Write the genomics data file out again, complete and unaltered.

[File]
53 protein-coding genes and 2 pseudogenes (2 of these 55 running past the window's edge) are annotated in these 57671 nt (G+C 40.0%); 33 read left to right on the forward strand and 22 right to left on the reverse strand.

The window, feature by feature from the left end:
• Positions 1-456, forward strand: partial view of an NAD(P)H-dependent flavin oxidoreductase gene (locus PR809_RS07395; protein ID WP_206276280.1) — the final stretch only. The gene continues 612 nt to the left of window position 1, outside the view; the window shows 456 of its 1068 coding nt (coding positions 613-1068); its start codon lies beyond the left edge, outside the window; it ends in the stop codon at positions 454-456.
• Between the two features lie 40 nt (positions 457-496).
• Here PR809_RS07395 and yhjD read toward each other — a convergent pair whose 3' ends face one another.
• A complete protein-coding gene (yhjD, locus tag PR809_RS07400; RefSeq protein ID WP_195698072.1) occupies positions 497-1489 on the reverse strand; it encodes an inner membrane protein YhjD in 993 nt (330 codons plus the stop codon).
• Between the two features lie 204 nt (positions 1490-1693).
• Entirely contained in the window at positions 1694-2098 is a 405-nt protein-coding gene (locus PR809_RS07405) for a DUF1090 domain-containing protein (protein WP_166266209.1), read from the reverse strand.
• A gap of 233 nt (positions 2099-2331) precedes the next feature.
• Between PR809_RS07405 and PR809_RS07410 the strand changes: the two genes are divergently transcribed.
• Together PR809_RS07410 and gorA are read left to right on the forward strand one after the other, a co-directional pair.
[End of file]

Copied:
53 protein-coding genes and 2 pseudogenes (2 of these 55 running past the window's edge) are annotated in these 57671 nt (G+C 40.0%); 33 read left to right on the forward strand and 22 right to left on the reverse strand.

The window, feature by feature from the left end:
• Positions 1-456, forward strand: partial view of an NAD(P)H-dependent flavin oxidoreductase gene (locus PR809_RS07395; protein ID WP_206276280.1) — the final stretch only. The gene continues 612 nt to the left of window position 1, outside the view; the window shows 456 of its 1068 coding nt (coding positions 613-1068); its start codon lies beyond the left edge, outside the window; it ends in the stop codon at positions 454-456.
• Between the two features lie 40 nt (positions 457-496).
• Here PR809_RS07395 and yhjD read toward each other — a convergent pair whose 3' ends face one another.
• A complete protein-coding gene (yhjD, locus tag PR809_RS07400; RefSeq protein ID WP_195698072.1) occupies positions 497-1489 on the reverse strand; it encodes an inner membrane protein YhjD in 993 nt (330 codons plus the stop codon).
• Between the two features lie 204 nt (positions 1490-1693).
• Entirely contained in the window at positions 1694-2098 is a 405-nt protein-coding gene (locus PR809_RS07405) for a DUF1090 domain-containing protein (protein WP_166266209.1), read from the reverse strand.
• A gap of 233 nt (positions 2099-2331) precedes the next feature.
• Between PR809_RS07405 and PR809_RS07410 the strand changes: the two genes are divergently transcribed.
• Together PR809_RS07410 and gorA are read left to right on the forward strand one after the other, a co-directional pair.